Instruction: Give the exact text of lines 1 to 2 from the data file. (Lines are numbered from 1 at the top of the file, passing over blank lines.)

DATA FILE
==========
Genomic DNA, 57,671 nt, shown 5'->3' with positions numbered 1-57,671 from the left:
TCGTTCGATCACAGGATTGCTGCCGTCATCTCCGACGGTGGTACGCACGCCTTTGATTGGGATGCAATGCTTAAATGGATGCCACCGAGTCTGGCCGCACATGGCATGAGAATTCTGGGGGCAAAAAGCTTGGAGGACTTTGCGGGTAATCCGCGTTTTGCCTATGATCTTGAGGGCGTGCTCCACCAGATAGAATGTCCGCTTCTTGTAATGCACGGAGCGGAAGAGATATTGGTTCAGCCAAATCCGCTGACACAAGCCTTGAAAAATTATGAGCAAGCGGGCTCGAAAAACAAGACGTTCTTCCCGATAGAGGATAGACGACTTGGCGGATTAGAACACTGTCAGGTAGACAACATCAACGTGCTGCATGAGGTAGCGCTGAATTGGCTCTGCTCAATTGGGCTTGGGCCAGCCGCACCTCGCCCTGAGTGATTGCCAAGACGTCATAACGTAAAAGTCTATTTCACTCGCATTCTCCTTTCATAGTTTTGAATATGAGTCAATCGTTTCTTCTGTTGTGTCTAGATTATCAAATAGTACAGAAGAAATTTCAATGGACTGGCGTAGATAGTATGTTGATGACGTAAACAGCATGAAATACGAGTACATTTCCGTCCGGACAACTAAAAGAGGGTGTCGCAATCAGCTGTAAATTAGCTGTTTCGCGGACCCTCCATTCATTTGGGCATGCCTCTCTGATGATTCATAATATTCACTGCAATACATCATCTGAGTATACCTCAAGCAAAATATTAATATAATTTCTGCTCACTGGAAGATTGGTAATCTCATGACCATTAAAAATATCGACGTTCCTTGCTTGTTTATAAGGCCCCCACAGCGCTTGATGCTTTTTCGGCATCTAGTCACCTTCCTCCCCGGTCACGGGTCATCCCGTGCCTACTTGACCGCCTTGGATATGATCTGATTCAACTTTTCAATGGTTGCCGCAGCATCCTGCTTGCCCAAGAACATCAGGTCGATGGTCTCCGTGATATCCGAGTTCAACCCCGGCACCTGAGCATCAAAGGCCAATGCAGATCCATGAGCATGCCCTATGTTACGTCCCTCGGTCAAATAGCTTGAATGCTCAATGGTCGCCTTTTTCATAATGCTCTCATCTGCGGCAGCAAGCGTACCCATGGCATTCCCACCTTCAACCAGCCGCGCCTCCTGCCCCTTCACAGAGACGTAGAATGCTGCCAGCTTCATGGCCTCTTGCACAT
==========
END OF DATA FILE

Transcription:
Genomic DNA, 57,671 nt, shown 5'->3' with positions numbered 1-57,671 from the left:
TCGTTCGATCACAGGATTGCTGCCGTCATCTCCGACGGTGGTACGCACGCCTTTGATTGGGATGCAATGCTTAAATGGATGCCACCGAGTCTGGCCGCACATGGCATGAGAATTCTGGGGGCAAAAAGCTTGGAGGACTTTGCGGGTAATCCGCGTTTTGCCTATGATCTTGAGGGCGTGCTCCACCAGATAGAATGTCCGCTTCTTGTAATGCACGGAGCGGAAGAGATATTGGTTCAGCCAAATCCGCTGACACAAGCCTTGAAAAATTATGAGCAAGCGGGCTCGAAAAACAAGACGTTCTTCCCGATAGAGGATAGACGACTTGGCGGATTAGAACACTGTCAGGTAGACAACATCAACGTGCTGCATGAGGTAGCGCTGAATTGGCTCTGCTCAATTGGGCTTGGGCCAGCCGCACCTCGCCCTGAGTGATTGCCAAGACGTCATAACGTAAAAGTCTATTTCACTCGCATTCTCCTTTCATAGTTTTGAATATGAGTCAATCGTTTCTTCTGTTGTGTCTAGATTATCAAATAGTACAGAAGAAATTTCAATGGACTGGCGTAGATAGTATGTTGATGACGTAAACAGCATGAAATACGAGTACATTTCCGTCCGGACAACTAAAAGAGGGTGTCGCAATCAGCTGTAAATTAGCTGTTTCGCGGACCCTCCATTCATTTGGGCATGCCTCTCTGATGATTCATAATATTCACTGCAATACATCATCTGAGTATACCTCAAGCAAAATATTAATATAATTTCTGCTCACTGGAAGATTGGTAATCTCATGACCATTAAAAATATCGACGTTCCTTGCTTGTTTATAAGGCCCCCACAGCGCTTGATGCTTTTTCGGCATCTAGTCACCTTCCTCCCCGGTCACGGGTCATCCCGTGCCTACTTGACCGCCTTGGATATGATCTGATTCAACTTTTCAATGGTTGCCGCAGCATCCTGCTTGCCCAAGAACATCAGGTCGATGGTCTCCGTGATATCCGAGTTCAACCCCGGCACCTGAGCATCAAAGGCCAATGCAGATCCATGAGCATGCCCTATGTTACGTCCCTCGGTCAAATAGCTTGAATGCTCAATGGTCGCCTTTTTCATAATGCTCTCATCTGCGGCAGCAAGCGTACCCATGGCATTCCCACCTTCAACCAGCCGCGCCTCCTGCCCCTTCACAGAGACGTAGAATGCTGCCAGCTTCATGGCCTCTTGCACAT